Take a closer look: Sanders is no dove

Bernie is no dove. While his vote against the 2003 invasion of Iraq is held up as “proof” of bernie the bomber2his “judgment” and his anti-war credibility, his record is far more mixed.

Iraq: He did support the March 21, 2003, resolution stating, “Congress expresses the unequivocal support and appreciation of the nation to the President as Commander-in-Chief for his firm leadership and decisive action in the conduct of military operations in Iraq as part of the ongoing Global War on Terrorism.” As Ron Jacobs wrote about a week later, “…when history looks back on Bernie’s vote for this resolution, they will see that he cast his lot with the GOP hawks, and not the Democrats and others who voted against the bill…”

Prior to that, Sanders voted twice in favor of invading Iraq. In 1998, he voted to remove Hussein from power and promote the emergence of a democratic government to replace that regime. Later that same year, Sanders also backed a resolution that gave the green light to Operation Desert Fox, a four-day long bombing campaign striking 100 targets with more than 300 bombing sorties and 350 ground-launched Tomahawk cruise missiles. When Sanders has been confronted about these votes, he has casually dismissed them as being “almost unanimous.” In fact, 38 members of Congress voted “no” – Bernie was not among them.

Clinton has admitted that her Iraq war vote was a mistake. Bernie, however, has never apologized for his two votes endorsing the overthrow of Saddam.

In 2015, Bernie came out in favor of airstrikes against ISIS.

Sanders supports arming the Kurdish forces in Iraq.

Afghanistan: Sanders supported the 2001 invasion of Afghanistan; supported keeping our troops in Afghanistan.

Drones: Sanders intends to retain Obama’s drone program if elected.

Syria: Sanders supports an expanded US role in the Syrian civil war.

Kosovo: Sanders supported the 1999 bombing, a stance which caused one of his staffers to resign in protest and ask a set of rhetorical questions, “Is there a moral limit to the military violence you are willing to participate in or support? Where does that limit lie? And when that limit has been reached, what action will you take? My answers led to my resignation.” When antiwar activists occupied Sanders’ office over it, he had them arrested. The following week Sanders held a town hall meeting, during Q&A, Sanders yelled at two of the audience’s most vocal opponents to his position and told them to leave if they didn’t like what he had to say.” Critics from Vermont occupied Sanders’ Burlington office in protest, even dubbing him “Bernie the Bomber” in local newspaper columns.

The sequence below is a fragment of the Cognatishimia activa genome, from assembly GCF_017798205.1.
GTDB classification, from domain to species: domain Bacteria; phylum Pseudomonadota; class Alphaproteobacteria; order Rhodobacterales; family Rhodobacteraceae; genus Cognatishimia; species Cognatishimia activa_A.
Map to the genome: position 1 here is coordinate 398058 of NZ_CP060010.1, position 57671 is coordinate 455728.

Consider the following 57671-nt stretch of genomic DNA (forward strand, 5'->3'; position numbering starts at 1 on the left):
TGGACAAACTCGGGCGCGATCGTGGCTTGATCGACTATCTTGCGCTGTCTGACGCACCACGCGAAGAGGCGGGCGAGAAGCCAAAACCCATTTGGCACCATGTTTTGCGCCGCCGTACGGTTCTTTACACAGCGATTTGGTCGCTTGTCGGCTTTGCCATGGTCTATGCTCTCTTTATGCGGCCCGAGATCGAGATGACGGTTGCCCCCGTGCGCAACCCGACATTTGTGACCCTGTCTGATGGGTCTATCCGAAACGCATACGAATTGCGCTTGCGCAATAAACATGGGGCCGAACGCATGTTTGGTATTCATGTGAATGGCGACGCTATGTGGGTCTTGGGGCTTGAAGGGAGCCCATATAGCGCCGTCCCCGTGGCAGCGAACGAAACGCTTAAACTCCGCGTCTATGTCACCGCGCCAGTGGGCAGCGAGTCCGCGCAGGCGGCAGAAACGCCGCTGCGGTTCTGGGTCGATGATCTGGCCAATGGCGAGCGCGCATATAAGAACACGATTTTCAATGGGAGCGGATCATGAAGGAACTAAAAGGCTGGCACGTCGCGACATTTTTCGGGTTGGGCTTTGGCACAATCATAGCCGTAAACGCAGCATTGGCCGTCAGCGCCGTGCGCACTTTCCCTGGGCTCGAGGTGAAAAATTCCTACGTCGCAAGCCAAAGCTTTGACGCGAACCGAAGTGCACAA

Lebanon: In 2006, Sanders voted for House Resolution 921, which gave full support to Israel’s murderous war on Lebanon.

Libya:  In 2011, Sanders co-sponsored a Senate resolution calling for regime change.

Israel: In 2014, Sanders didn’t object to having his name included — by unanimous consent — in S.498, which backed Israel’s brutal, summer-long military assault against Gaza.

Somalia: In 1993, Sanders voted in favor of S J Res 45 “Authorization for Use of US Armed Forces in Somalia.”

Following the 9/11 attacks, Sanders voted in favor of H J Res 64 “Authorization for Use of Military Force,” which allowed President Bush to use military violence against anyone involved with 9/11 and any nation that harbors these individuals.

Military waste: Sanders has championed the $1.2 trillion F-35 fighter that’s considered to be one of the bigger boondoggles in Pentagon history. He persuaded Lockheed Martin to place a research center in Burlington, VT, according to Newsweek, and managed to get 18 Lockheed Martin F-35 fighter jets stationed at the city’s airport for the Vermont National Guard.

In 1985, protesters massed at the General Electric plant in Burlington, VT, to object to the plant’s manufacturing of machine guns to fight socialists in Central America. Mayor Sanders had them arrested.

In 1995, he voted against a measure which would have prohibited local police acquisition of military hardware like tanks and armored vehicles.

The point is not whether these votes were right or wrong, but whether this voting record indicates Sanders is the anti-war hero his campaign wants us to see him as. Be aware.

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